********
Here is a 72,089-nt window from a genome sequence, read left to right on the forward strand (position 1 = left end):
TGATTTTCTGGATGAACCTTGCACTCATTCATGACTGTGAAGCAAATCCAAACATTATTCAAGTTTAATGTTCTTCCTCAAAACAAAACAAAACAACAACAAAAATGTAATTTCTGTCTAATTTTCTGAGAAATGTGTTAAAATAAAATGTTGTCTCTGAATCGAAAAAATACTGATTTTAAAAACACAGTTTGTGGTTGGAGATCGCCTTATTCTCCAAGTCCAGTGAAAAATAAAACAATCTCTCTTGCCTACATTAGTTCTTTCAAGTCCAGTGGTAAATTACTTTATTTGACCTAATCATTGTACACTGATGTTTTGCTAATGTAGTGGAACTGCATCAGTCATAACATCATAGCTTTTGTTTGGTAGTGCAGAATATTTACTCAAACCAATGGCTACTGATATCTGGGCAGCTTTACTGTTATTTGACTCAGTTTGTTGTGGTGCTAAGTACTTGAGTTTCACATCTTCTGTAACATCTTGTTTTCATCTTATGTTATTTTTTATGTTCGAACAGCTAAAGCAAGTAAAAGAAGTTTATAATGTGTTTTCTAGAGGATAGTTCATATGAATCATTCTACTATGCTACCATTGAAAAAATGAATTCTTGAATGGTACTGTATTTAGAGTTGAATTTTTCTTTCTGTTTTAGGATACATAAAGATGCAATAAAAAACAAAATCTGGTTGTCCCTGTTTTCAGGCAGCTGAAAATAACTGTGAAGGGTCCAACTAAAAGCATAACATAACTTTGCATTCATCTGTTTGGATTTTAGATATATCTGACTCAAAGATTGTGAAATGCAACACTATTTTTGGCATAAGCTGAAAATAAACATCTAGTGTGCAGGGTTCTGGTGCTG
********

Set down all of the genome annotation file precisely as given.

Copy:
Here is a 72,089-nt window from a genome sequence, read left to right on the forward strand (position 1 = left end):
TGATTTTCTGGATGAACCTTGCACTCATTCATGACTGTGAAGCAAATCCAAACATTATTCAAGTTTAATGTTCTTCCTCAAAACAAAACAAAACAACAACAAAAATGTAATTTCTGTCTAATTTTCTGAGAAATGTGTTAAAATAAAATGTTGTCTCTGAATCGAAAAAATACTGATTTTAAAAACACAGTTTGTGGTTGGAGATCGCCTTATTCTCCAAGTCCAGTGAAAAATAAAACAATCTCTCTTGCCTACATTAGTTCTTTCAAGTCCAGTGGTAAATTACTTTATTTGACCTAATCATTGTACACTGATGTTTTGCTAATGTAGTGGAACTGCATCAGTCATAACATCATAGCTTTTGTTTGGTAGTGCAGAATATTTACTCAAACCAATGGCTACTGATATCTGGGCAGCTTTACTGTTATTTGACTCAGTTTGTTGTGGTGCTAAGTACTTGAGTTTCACATCTTCTGTAACATCTTGTTTTCATCTTATGTTATTTTTTATGTTCGAACAGCTAAAGCAAGTAAAAGAAGTTTATAATGTGTTTTCTAGAGGATAGTTCATATGAATCATTCTACTATGCTACCATTGAAAAAATGAATTCTTGAATGGTACTGTATTTAGAGTTGAATTTTTCTTTCTGTTTTAGGATACATAAAGATGCAATAAAAAACAAAATCTGGTTGTCCCTGTTTTCAGGCAGCTGAAAATAACTGTGAAGGGTCCAACTAAAAGCATAACATAACTTTGCATTCATCTGTTTGGATTTTAGATATATCTGACTCAAAGATTGTGAAATGCAACACTATTTTTGGCATAAGCTGAAAATAAACATCTAGTGTGCAGGGTTCTGGTGCTG